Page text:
The lower plate only utilizes the bristle pocket and the upper just the drainpipe pocket.
Step 3: In the Making
Which were all routed in 5 mm Plexiglas. I have the luck of having a dealer nearby which sells me some "leftovers" by weight instead of measurements.
The drainpipe was roughly cut to size, with the smaller diameter for the lower plate and the bigger diameter for the upper plate.
The larger diameter should be a tad longer than the other, this allows you to insert the air hose a bit into the pipe, with it hitting anything.
Next up was to cut the letterbox windstopper for the bristles.
I carefully inserted on end into the pocket and slowly bent and twisted it to fit.
Tight corners were not doable, so I opted to cut and make bristles for all for sides.
After you got all those separate parts made to fit it's time to fix them together.
First glue the upper plate and the drainpipe and use that as a guide to get the lower drainpipe in STRAIGHT.
If it isn't in straight the lower dust boot won't be able to move freely up or down. Which would defeat the purpose..so make sure it is.
For this I used hot glue. Since it allows to fill up small cracks and crevices.
Do not use superglue, I was told that superglue and plexiglas are not the best of buddies.
After the pipes have been attached, attach the bristle to the underside. I also used the hot glue here, for the same reasons.
Step 4: Adding the Air Hoses
First hook up the dust boot to the router and then add the hoses.
Keep in mind to add some play for the z-axis movement.
My upper plate is wedged between the router and the fixture to the z-axis.
It is larger by a tad, so that it doesn't offset my router, but does fit quite snug.
The lower plate is sanded down a bit, for ease of movement without catching.
Connect both hoses into the 3-way connector and run a hose to your vacuum cleaner or dust separator (which will be the case on my router)
Just make sure to keep the left and right hoses the same length, to prevent imbalance. And also check of the hoses don't hit your gantry on any side.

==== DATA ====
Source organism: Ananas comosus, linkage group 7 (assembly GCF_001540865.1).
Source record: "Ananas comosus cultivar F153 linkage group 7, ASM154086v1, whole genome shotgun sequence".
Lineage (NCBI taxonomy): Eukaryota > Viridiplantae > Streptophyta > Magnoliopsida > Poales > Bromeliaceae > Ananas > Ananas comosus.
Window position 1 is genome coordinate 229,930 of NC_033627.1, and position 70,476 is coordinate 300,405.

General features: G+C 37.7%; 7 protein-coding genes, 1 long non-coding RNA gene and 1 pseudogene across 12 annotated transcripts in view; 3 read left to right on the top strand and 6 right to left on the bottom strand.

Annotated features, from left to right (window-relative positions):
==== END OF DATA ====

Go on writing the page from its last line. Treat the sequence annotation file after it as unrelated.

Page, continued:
NOW MAKE SOMETHING!!!
Step 5: Afterthought
In the case of the dust boot i think it would be that the downside of this design is the soft bristles.
Larger bits of plastic sometimes fly through. It is however kept to a minimum.
The design I made is based on two vacuum hoses, but my guess is that a single vacuum hose would do the trick too.
I'm just a big sucker for symmetry and wanted both sides to look the same (and two looks better than one), instead of one large hose on one side of the router.
Also, I will NEVER, EVER be using hot glue again. The stuff is messy and has a bad finish.
I had it lying around, and decided to give it a shot. never again it is!
From my preliminary test the dust boot worked like a charm, all that is left is to quickly finish the dust extractor and get the right size air hoses for the dust boot. The ones I have now are a tad too small, which is fixed by adding some painters tape.
So, I hope I managed to inspire you a little bit and hopefully have been able to show a different design to what is available (or at least, what I was able to find).
ps. Here is a quick and dirty dry run to show the workings:
Doing a facemill on a piece of styrofoam, low speed. Note how it handles angles, this is due to a little play in between the two pipes.